2 x 270 Win bullet performance tests

bobnob

Handloader
Nov 3, 2012
673
0
I posted this on another forum, but as I have just joined this site and saw this section it seems entirely appropriate to share the results of the following fairly basic experiments I did in this section. Sorry, the methods are a bit crude but for a bloke from the scrub it was as about as good as I could do.

I did two separate tests so I will post them one after another....

Wanting to compare a variety of different bullets in my 270 I found it difficult to benchmark one against another because shooting animals with them results in different circumstances every time. ie Sometimes the animal is big, small, you hit bone or you don't, or the range is different with each shot.

Obviously I don't have ballistic gel, and I have done the wet newspaper thing before but found it too soft, not much of an indicator of what a bullet does when it hits something hard.

So right or wrong I modified this traditional test by sandwiching both dry and wet paper together to simulate the bullets passing through soft flesh and harder, denser parts like ribs, fighting pads on pigs, thick skin etc. I alternated 1cm of dry paper with 1cm wet, over and over.

Definitely not a perfect medium, but a rigorous one for sure and one which would subject the bullets to a hard test. Perhaps too rigorous, but that's ok. I mainly shoot pigs, some of them are big, and there's nothing soft about them. Pound for pound I firmly believe they are harder and tougher than the likes of deer or goats and that's the criteria I was looking to simulate.

So now to the contenders for Bob's pig bullet test. I tested only cup and core bullets. There were no all copper or other homogeneous metal bullets like the GMX or X-Bullet. There were also no bonded bullets like the AccuBond or Scirocco. The only reason for this was that I don't use them. I have used the AccuBond before in a variety of calibres but for the extra money I found I was just as well off using a heavier non bonded bullet at half the cost. If I had had any of these though I surely would have loved to test them against the others.

The rifle was a Zastava bolt action with a 24 inch barrel and a 3-9 Sightron scope in 270 Win. Standard fare for a knockabout hunting rifle. The bullets were all in handloaded rounds, using ADI powders of medium-slow variety. The loads were generally mild to slightly on the warm side. They have all tested as being accurate in this rifle and show no signs of stress re excess pressure.

The only "premium" bullet I did have to try was the 160 grain Nosler Partition. I have not used this bullet on the pigs before, having only starting developing loads for them a few months ago. I bought these at a good price to use on the odd occasion I might get after a really big deer, or scrub bulls, donkeys, camels etc. I imagine the 150 bullets I bought will last me quite a few years. They are nice and accurate and seem quite comfy being driven between 2800 and 2900 fps.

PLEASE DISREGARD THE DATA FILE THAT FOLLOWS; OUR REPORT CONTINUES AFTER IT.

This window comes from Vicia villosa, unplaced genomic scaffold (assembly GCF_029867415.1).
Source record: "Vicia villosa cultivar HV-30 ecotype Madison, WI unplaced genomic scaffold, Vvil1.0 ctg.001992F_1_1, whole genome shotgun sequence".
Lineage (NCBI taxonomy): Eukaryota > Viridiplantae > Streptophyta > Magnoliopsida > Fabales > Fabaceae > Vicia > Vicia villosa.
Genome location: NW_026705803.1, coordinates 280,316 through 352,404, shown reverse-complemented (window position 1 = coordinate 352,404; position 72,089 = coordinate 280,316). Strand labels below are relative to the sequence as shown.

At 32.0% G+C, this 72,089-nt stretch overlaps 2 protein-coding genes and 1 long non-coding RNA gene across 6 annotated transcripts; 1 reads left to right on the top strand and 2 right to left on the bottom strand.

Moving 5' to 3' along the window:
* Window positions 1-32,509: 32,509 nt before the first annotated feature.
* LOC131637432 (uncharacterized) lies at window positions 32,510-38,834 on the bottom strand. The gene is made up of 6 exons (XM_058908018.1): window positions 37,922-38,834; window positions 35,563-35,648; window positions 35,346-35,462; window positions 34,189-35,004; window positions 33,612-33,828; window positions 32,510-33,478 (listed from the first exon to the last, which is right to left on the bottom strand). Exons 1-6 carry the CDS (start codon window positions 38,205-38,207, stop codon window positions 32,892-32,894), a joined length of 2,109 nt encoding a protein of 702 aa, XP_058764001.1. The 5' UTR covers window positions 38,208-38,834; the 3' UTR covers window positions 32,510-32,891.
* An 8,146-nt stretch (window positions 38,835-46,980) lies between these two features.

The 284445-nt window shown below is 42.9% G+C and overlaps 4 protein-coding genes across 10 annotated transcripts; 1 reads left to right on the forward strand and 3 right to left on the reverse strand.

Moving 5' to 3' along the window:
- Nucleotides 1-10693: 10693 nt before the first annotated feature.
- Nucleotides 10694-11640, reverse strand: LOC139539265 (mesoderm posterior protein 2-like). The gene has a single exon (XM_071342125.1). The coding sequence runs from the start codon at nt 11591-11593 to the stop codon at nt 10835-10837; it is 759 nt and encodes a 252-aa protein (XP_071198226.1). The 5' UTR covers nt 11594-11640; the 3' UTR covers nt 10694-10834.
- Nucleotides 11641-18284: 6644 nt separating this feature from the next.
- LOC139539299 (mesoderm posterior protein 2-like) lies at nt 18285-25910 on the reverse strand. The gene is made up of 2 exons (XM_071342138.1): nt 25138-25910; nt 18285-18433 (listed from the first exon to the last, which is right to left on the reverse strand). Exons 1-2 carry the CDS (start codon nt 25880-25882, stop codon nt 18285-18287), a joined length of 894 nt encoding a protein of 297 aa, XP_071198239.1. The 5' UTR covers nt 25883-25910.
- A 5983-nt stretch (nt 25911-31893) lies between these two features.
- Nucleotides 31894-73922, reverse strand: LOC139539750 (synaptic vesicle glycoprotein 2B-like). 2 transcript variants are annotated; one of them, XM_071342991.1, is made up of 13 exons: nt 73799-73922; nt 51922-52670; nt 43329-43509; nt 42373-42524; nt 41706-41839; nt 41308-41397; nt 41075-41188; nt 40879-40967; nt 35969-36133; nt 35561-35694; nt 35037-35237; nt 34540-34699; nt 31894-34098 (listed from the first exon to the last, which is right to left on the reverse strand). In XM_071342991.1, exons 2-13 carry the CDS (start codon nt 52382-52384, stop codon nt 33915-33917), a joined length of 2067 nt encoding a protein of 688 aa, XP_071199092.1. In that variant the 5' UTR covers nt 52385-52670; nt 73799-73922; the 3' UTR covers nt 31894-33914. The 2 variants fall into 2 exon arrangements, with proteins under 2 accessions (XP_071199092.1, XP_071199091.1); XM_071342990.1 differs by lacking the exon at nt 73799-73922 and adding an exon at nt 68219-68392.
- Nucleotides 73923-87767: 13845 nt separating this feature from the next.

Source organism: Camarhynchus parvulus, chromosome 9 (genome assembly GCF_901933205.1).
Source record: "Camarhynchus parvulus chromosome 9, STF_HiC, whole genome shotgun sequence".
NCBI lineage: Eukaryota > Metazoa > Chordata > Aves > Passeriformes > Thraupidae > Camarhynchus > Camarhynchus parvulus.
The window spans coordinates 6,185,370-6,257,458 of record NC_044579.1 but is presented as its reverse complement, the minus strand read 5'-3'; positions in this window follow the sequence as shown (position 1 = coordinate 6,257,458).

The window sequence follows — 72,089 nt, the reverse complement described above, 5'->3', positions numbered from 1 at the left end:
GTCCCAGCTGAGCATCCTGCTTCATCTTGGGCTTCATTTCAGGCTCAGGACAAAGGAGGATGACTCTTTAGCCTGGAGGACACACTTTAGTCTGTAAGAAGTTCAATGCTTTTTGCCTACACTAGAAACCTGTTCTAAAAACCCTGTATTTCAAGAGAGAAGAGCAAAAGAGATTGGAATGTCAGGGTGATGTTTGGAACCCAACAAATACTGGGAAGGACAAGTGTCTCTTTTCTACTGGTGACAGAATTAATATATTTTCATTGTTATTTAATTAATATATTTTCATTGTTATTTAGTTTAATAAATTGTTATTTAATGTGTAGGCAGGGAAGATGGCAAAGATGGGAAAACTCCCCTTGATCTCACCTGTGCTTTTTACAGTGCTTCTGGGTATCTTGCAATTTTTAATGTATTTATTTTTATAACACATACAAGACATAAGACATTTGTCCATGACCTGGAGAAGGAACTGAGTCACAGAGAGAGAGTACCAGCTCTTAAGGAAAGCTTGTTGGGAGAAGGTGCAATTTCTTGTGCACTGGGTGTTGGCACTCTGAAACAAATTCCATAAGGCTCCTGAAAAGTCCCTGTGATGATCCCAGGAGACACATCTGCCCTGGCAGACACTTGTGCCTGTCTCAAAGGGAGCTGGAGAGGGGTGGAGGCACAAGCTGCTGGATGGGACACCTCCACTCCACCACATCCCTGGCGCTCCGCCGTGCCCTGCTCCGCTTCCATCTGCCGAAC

The others I tested were the 90g Sierra HP, 130g Hornady Interlock SP, 130g Speer Hot Cor SP, 130g Nosler Ballistic Tip, 150g Hornady SST and the aforementioned 160g NP rounded out the six.

This lot represents a relatively incongruous sextet I admit, but this is what I had and covers a range of applications from light varmints, through medium game right up to a couple of true big game bullets.

All shots were fired into the same bundle of test paper, from a distance of only 15 yards. This ensured I was able to evenly space out the bullets in the media, and to accurately state the impact velocity which was important to me. To that end of course, impact velocities were relatively high and results would vary at realistic hunting ranges. This latter notion will be the subject of further testing later.


So in no particular order, here were my observations:

160g Nosler Partition
Impact speed: 2820fps
Distance penetrated: 280mm
Retained weight: 129g
Comments: This bullet lived up to its premium billing. It out penetrated the next best by 55mm and its retained weight was equal highest %. It created a nice wide consistent wound channel, and mushrooms nicely despite the harsh dry paper it had to repeatedly punch through. Some of the front core was wiped away however the bullet remained intact. It would have been great to benchmark this against an X-Bullet or similar.

IMG_20120804_145909.jpg


150g Hornady SST
Impact speed: 2925fps
Distance penetrated: 225mm
Retained weight: 120g
Comments: This bullet created a big wide wound channel right through the media, starting expansion early and then maintaining that big hole right to the point of stopping. The recovered bullet was the widest of all recovered, and if somewhat flattened compared to the NP, it just pipped the bigger bullet for % of weight retained. This is my favourite big game bullet in the 270 because I have found it more consistently puts down pigs of all sizes quickly, it shoots damn flat and is very accurate. At less than 50c a shot in Australia it's economical enough too.

IMG_20120804_145942.jpg


130g Nosler Ballistic Tip
Impact speed: 3075fps
Distance penetrated: 185mm
Retained weight: 62g
Comments: The NBT created the widest wound channel of all the non varmint bullets. It tore up more paper and really pulverised it. It also penetrated the least with the exception of the 90 HP. Don't think I am criticising it though. It performed well, just the way it is intended, but the more rapid and wider expansion naturally reduces penetration. Given the harsh test media, the loss of over half its weight was not a surprise and the recovered bullet was still a solid well formed pill. In this aspect it was on par with the other 130g bullets. These bullets can be driven safely up to 150fps faster in my rifle but this load is accurate and easy to shoot.

IMG_20120804_150007.jpg


130g Speer Hot Cor
Impact speed: 3040fps
Distance penetrated: 205mm
Retained weight: 59g